The rulers are faced with a difficult to control situation. They can attempt to regulate cars. An absolute restriction on car use is nearly impossible in the globalized world. If the nation can portray an image of old-time tourism or install a hi-tech rail system, they may be able to thrive without cars in a global economy. However, either of these would take considerable effort. Most developing countries do not have the resources to enforce such a regime. Even if they had the resources, they would be unlikely to enforce such a plan as it would diminish their advantage.

Restricting car use may be another alternative. However, this poses political difficulties. Since a car is something that many people aspire to obtain, placing restriction on its use will also offend many who do not yet own a car. Furthermore, unless regulations are significantly strong, they may not be truly enforceable. Mexico City attempted to restrict car usage by only letting half the cars drive each day. The wealthy simply bought two cars, enabling them to legally drive on both days. Others would switch plates or get junker cars. In the end, the improvements in air quality and reduction in congestion did not result.

From an elite perspective, the ideal solution thus would involve improving the flow of automobile traffic. A logical approach would be to restrict non-motorized traffic from the major roads. This would help to portray an image of a more developed country and speed the flow of motorized traffic. However, it would also make travel much more difficult by all those non-motorized travelers that currently use the roads.

A second alternative would be to build new infrastructure. This is a costly alternative that requires a great deal of investment. In dense urban areas, subways and other metros can be the ideal method for moving people around. These can often be built without significant long term alterations of the urban form. Roadways can be improved. They can also be widened; however, widening roadways may require relocation of groups of people at structures. Furthermore, enhanced roadways, with their greater traffic can make it more difficult for people to cross the streets, thus limiting mobility. New highways in the outer reaches of the urban area on the surface are a more logical approach. The area hasn't developed, so construction will be cheap. Furthermore, this is the area where new, spacious housing for the nuevo-elite is likely to be built.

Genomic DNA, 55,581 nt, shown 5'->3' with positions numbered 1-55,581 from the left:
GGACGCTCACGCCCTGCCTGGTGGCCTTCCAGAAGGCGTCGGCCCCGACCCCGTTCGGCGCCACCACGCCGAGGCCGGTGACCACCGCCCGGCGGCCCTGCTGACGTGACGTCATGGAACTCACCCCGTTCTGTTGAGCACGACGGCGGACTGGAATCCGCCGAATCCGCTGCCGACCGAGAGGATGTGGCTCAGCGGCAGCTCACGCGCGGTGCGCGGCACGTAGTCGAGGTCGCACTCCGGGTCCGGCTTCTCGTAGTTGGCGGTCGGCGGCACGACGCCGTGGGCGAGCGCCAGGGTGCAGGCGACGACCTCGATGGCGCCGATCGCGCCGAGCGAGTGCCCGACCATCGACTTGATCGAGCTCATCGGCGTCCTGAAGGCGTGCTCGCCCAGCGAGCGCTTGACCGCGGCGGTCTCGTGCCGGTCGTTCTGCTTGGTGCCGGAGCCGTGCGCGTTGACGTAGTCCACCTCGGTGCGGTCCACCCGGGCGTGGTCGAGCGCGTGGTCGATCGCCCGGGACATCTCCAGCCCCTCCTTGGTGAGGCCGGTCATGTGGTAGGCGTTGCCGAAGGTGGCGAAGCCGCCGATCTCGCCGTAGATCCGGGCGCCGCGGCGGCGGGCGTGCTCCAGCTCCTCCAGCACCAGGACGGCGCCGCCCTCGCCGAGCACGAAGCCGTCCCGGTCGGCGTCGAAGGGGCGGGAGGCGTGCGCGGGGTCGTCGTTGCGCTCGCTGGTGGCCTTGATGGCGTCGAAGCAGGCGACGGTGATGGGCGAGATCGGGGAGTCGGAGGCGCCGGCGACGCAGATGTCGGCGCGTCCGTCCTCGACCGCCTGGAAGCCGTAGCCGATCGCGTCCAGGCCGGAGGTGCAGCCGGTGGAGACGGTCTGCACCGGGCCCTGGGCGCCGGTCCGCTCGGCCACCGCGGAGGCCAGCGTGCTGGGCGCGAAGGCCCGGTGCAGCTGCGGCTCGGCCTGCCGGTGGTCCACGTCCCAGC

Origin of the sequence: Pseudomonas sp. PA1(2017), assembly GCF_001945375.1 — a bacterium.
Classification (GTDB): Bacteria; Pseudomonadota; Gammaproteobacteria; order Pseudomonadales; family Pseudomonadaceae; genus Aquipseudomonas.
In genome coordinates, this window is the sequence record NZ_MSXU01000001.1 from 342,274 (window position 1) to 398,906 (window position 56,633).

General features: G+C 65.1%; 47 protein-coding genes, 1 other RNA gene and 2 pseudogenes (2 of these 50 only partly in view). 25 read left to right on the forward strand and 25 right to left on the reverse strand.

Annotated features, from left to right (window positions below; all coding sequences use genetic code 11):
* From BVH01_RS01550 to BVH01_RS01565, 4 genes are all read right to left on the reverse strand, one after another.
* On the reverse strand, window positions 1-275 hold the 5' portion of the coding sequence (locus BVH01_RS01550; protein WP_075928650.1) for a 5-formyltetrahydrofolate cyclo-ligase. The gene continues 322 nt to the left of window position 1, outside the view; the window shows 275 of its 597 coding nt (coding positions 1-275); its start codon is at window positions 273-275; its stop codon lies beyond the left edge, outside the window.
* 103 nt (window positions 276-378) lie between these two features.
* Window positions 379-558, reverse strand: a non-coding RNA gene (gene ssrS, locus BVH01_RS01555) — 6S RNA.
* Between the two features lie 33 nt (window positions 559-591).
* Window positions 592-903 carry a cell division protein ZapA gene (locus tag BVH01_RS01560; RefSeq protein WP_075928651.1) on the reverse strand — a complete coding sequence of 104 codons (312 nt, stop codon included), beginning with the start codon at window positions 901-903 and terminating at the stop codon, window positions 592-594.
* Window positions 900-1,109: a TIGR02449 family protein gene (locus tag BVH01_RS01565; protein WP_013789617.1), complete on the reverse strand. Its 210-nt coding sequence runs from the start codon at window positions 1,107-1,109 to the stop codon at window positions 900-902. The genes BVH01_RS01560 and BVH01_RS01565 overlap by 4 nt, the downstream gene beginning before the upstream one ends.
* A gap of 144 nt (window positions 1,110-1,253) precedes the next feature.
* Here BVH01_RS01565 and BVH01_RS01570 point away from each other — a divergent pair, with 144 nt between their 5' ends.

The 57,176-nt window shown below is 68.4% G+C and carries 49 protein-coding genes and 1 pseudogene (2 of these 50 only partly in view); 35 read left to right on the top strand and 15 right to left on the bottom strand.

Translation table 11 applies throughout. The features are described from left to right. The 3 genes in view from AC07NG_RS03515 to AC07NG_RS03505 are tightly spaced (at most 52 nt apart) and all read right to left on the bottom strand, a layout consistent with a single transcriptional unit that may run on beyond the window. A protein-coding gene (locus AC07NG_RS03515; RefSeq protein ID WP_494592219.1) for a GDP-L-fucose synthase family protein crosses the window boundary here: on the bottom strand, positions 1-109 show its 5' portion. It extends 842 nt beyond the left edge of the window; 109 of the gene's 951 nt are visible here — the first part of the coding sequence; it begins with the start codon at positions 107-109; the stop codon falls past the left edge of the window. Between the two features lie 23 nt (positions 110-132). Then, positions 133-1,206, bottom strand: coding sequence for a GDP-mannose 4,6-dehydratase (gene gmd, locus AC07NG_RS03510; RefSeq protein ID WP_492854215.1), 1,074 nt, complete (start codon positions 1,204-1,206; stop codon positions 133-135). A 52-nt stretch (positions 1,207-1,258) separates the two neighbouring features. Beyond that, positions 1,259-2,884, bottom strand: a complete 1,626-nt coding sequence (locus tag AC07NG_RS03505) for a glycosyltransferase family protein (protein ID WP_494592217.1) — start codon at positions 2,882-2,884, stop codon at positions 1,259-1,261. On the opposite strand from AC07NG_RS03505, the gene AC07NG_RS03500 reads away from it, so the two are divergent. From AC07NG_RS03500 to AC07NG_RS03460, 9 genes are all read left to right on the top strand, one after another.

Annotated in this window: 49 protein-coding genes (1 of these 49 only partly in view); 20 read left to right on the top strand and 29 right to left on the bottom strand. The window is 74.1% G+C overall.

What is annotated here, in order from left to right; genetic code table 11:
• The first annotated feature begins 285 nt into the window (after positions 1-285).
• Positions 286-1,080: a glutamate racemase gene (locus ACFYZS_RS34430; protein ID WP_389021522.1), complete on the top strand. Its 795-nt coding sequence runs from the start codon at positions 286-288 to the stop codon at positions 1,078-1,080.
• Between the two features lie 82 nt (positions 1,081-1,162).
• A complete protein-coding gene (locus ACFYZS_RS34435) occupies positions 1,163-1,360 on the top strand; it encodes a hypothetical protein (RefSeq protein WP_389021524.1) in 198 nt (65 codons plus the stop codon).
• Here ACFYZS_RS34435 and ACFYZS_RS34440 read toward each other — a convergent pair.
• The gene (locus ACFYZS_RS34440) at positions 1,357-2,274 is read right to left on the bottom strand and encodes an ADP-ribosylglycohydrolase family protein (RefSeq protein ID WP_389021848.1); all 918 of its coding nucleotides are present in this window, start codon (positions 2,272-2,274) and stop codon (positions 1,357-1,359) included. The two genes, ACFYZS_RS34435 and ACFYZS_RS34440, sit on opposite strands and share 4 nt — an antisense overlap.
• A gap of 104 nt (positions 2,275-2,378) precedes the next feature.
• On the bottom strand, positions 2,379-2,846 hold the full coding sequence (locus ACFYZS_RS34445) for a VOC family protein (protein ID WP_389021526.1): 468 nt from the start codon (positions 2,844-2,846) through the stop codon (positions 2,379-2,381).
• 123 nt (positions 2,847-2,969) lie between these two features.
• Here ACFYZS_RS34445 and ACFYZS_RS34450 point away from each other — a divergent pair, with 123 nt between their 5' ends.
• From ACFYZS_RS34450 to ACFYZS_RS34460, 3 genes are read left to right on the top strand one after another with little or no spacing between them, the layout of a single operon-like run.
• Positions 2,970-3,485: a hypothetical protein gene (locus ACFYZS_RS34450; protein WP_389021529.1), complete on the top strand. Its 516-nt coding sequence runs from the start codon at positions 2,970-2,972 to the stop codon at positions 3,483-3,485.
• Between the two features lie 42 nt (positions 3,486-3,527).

As a lower cost version of infrastructure, additional options can be provided in the existing infrastructure. Buses can be improved, and new bus routes can be started to allow for greater mobility. Traffic control mechanisms can be put in place to help traffic move in a more orderly manner. Emergency response teams can be created to help respond to incidents on the roadway to enable the traffic to prevent bottlenecks. These can provide short term solutions for minimal cost. However, in dense areas, they will be stop-gap measures until more permanent solutions are reached.


A transportation system is a key component needed for modern economic development. The automobile can be a great engine for economic development. However, an American-style highway system would be prohibitively expensive, and require mass relocation of much of the population of developing cities. Foreign pressure may make it difficult to implement other transportation schemes in the short run. However, without an adequate plan to manage transportation growth, a developing city could drown in its own success.